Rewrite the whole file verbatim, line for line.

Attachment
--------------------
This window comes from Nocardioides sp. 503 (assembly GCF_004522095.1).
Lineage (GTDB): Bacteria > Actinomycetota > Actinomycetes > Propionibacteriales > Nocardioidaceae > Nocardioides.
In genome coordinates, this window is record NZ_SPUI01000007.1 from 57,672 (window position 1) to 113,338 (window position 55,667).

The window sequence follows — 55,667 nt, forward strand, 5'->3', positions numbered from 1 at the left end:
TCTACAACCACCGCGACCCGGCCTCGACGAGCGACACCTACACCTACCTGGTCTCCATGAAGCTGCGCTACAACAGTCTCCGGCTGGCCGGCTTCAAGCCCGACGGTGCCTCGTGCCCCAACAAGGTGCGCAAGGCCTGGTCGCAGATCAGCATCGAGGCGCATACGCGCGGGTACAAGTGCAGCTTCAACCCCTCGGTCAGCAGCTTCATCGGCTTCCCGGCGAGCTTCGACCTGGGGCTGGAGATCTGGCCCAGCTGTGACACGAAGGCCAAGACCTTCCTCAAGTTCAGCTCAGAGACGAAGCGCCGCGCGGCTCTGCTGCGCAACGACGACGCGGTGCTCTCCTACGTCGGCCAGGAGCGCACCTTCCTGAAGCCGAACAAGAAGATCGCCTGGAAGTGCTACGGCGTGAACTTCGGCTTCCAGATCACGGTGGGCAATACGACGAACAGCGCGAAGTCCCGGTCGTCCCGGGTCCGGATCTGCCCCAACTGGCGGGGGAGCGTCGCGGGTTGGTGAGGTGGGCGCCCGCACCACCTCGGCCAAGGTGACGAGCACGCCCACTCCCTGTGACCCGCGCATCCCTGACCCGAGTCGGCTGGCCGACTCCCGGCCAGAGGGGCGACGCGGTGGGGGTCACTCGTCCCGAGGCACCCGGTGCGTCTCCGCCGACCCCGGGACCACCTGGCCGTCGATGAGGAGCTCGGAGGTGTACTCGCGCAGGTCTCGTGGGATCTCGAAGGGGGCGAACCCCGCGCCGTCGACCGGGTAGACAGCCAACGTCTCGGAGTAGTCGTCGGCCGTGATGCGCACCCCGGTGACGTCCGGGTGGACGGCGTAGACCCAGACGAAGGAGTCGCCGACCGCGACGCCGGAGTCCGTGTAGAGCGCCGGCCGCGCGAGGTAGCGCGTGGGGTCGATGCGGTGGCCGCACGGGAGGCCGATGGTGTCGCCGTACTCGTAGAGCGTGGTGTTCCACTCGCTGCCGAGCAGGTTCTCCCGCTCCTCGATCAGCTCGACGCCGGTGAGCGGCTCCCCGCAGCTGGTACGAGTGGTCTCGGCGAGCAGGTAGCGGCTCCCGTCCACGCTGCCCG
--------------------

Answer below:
This window comes from Nocardioides sp. 503 (assembly GCF_004522095.1).
Lineage (GTDB): Bacteria > Actinomycetota > Actinomycetes > Propionibacteriales > Nocardioidaceae > Nocardioides.
In genome coordinates, this window is record NZ_SPUI01000007.1 from 57,672 (window position 1) to 113,338 (window position 55,667).

The window sequence follows — 55,667 nt, forward strand, 5'->3', positions numbered from 1 at the left end:
TCTACAACCACCGCGACCCGGCCTCGACGAGCGACACCTACACCTACCTGGTCTCCATGAAGCTGCGCTACAACAGTCTCCGGCTGGCCGGCTTCAAGCCCGACGGTGCCTCGTGCCCCAACAAGGTGCGCAAGGCCTGGTCGCAGATCAGCATCGAGGCGCATACGCGCGGGTACAAGTGCAGCTTCAACCCCTCGGTCAGCAGCTTCATCGGCTTCCCGGCGAGCTTCGACCTGGGGCTGGAGATCTGGCCCAGCTGTGACACGAAGGCCAAGACCTTCCTCAAGTTCAGCTCAGAGACGAAGCGCCGCGCGGCTCTGCTGCGCAACGACGACGCGGTGCTCTCCTACGTCGGCCAGGAGCGCACCTTCCTGAAGCCGAACAAGAAGATCGCCTGGAAGTGCTACGGCGTGAACTTCGGCTTCCAGATCACGGTGGGCAATACGACGAACAGCGCGAAGTCCCGGTCGTCCCGGGTCCGGATCTGCCCCAACTGGCGGGGGAGCGTCGCGGGTTGGTGAGGTGGGCGCCCGCACCACCTCGGCCAAGGTGACGAGCACGCCCACTCCCTGTGACCCGCGCATCCCTGACCCGAGTCGGCTGGCCGACTCCCGGCCAGAGGGGCGACGCGGTGGGGGTCACTCGTCCCGAGGCACCCGGTGCGTCTCCGCCGACCCCGGGACCACCTGGCCGTCGATGAGGAGCTCGGAGGTGTACTCGCGCAGGTCTCGTGGGATCTCGAAGGGGGCGAACCCCGCGCCGTCGACCGGGTAGACAGCCAACGTCTCGGAGTAGTCGTCGGCCGTGATGCGCACCCCGGTGACGTCCGGGTGGACGGCGTAGACCCAGACGAAGGAGTCGCCGACCGCGACGCCGGAGTCCGTGTAGAGCGCCGGCCGCGCGAGGTAGCGCGTGGGGTCGATGCGGTGGCCGCACGGGAGGCCGATGGTGTCGCCGTACTCGTAGAGCGTGGTGTTCCACTCGCTGCCGAGCAGGTTCTCCCGCTCCTCGATCAGCTCGACGCCGGTGAGCGGCTCCCCGCAGCTGGTACGAGTGGTCTCGGCGAGCAGGTAGCGGCTCCCGTCCACGCTGCCCG